Unlike most writers, Dick also covers the Korean War and its corresponding cinema. Again, he provides a solid summary of the films that centered on the engagement, concluding that Hollywood did not romanticize the conflict as it had done in the Second World War. Dick examines films such as The Bridges at Toko-Ri (1954), which present war as a thankless undertaking. Sometimes his selection of films is odd. He does not look at important films such as The Rack (1956) which offers many ideas about collaboration, brainwashing, informing, and the Korean War in general. Also absent is Strategic Air Command (1955), a box office success, which directly focuses on his central topic of nuclear annihilation in the post-Korean War period.

The Invasion of the Body Snatchers (1956) is not examined in any great detail. Image courtesy of eMoviePoster.

Where Dick is far more comprehensive is in the science fiction genre. The alien invasion and subversion films of the 1950s reveal many of the era’s fears about communism and nuclear war. Dick presents an extensive and energetic discussion of these films. However, in some cases, his analyses could be more thorough. For example, The Invasion of the Body Snatchers (1956) depicted the fight by a doctor (Kevin McCarthy) against aliens who can hijack a body when it falls asleep. The horror and suspicion gradually increase until, at the film’s conclusion, McCarthy’s character is (famously) shown running down a freeway yelling hysterically while being pursued by human-like aliens intent on stripping away his personality. Dick initially describes the film as containing a hidden anti-McCarthyite critique as well as dumbed-down communism but does not expand on these ideas. Critics remain sharply divided over whether the alien force represents McCarthyism, communism, or even suburban conformism. Dick presents his view with little evidence or consideration of these other possibilities and moves on to the next film. His only nod to audience reaction is to say that “politically astute audiences might have interpreted the film that way.” [74]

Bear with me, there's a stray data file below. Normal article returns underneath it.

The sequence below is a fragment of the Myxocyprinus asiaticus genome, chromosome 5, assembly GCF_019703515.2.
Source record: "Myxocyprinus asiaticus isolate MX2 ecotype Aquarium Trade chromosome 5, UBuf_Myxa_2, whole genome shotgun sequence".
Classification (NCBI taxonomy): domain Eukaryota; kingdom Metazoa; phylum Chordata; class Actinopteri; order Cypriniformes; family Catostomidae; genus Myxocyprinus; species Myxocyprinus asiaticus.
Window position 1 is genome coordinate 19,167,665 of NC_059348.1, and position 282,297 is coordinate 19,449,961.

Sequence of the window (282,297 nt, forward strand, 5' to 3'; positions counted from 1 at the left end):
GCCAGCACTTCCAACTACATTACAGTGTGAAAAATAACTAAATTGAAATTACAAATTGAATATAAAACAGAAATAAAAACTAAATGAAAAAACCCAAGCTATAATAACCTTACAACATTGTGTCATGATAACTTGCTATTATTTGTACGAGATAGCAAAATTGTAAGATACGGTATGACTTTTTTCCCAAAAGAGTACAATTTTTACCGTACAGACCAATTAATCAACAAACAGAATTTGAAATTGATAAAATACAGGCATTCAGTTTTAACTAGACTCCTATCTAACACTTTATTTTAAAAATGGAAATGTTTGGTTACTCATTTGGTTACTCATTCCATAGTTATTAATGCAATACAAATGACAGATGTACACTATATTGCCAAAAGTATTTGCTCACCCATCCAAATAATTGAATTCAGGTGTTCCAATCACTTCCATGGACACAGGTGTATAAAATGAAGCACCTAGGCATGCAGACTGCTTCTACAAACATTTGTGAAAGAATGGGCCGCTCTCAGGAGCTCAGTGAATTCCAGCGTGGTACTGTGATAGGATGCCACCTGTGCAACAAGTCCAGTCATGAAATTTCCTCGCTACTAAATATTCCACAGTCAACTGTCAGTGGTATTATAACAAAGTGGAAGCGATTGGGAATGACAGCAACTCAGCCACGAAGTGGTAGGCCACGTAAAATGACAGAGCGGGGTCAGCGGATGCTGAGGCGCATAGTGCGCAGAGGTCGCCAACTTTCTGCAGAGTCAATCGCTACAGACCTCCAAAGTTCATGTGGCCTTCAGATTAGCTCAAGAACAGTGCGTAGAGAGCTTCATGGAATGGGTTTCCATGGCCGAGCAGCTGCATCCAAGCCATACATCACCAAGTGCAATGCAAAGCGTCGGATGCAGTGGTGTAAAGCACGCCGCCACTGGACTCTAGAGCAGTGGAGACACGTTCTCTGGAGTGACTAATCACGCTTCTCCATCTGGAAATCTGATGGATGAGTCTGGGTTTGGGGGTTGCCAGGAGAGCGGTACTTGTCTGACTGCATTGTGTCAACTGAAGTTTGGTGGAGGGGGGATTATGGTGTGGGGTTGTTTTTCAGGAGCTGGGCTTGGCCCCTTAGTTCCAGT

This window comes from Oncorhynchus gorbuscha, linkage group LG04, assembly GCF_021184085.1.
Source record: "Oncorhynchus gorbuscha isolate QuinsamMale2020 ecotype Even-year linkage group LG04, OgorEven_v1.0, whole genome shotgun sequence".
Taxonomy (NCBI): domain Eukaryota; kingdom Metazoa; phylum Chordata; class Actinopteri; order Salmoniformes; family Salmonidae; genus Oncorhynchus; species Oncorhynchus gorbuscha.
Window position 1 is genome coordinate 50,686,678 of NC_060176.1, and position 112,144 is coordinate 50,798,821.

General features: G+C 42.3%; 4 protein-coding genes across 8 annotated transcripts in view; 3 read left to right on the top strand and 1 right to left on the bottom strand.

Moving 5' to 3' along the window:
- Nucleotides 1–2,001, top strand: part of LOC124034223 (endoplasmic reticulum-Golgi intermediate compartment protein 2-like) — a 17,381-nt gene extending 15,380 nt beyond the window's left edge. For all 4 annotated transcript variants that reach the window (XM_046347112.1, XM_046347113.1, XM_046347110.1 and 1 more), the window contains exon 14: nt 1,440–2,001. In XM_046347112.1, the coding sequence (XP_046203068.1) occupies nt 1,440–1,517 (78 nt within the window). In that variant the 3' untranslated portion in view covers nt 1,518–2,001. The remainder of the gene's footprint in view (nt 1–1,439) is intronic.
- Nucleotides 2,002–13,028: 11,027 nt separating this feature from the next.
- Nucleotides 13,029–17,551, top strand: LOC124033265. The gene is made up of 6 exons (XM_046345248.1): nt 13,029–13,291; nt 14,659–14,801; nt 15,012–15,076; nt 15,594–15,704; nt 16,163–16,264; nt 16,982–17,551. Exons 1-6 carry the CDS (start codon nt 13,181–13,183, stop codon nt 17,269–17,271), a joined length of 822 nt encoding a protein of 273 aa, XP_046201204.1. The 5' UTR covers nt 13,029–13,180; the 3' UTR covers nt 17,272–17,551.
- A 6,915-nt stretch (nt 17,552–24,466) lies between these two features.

The focus on science fiction films also means that other genres receive little attention. Dick barely mentions westerns. Even High Noon (1952), considered one of the prominent anti-McCarthyite films of the era, is given only part of a paragraph. A more glaring omission is biblical epics. Dick remarks on The Robe (1953), but other films such as The Ten Commandments (1956) contain many ultra-conservative statements that refer indirectly to the strength of the monotheistic religions as a spiritual shield against the atheistic Soviet state. Contemporary media commentary on The Ten Commandments (1956) directly related it to both the Suez Crisis and the Russian invasion of Hungary. Dominating the box office, its ideas of American moral superiority over totalitarian regimes permeated or simply reflected political debate in the United States – indeed it still does.

At times, the book appears to be a loose collection of essays and ideas with an overly relaxed arrangement of thematic and chronological chapters. As the book draws to a close, the director Alfred Hitchcock and actor John Wayne are each allocated a chapter; both sit uncomfortably with the rest of the text. Despite these flaws, The Screen is Red offers an extensive survey of Hollywood from the 1930s through to the present, representing the nation’s central political obsessions of nuclear annihilation and communism. Professor Dick is excellent at describing the plots and contexts of his films, but he has his blind spots. Box office, contemporary film reviews, publicity campaigns, fan letters, and media commentary also play their part in how cinema contributes to shifting attitudes and there is little use of these sources. The Screen is Red is not an entirely successful book, but it is a valuable one.

Kevin Brianton, La Trobe University, Melbourne, Australia

Original citation at Brianton, Kevin Film & History: An Interdisciplinary Journal, 2018, Vol.48(2), 64-67

Copyright Center for the Study of Film and History Winter 2018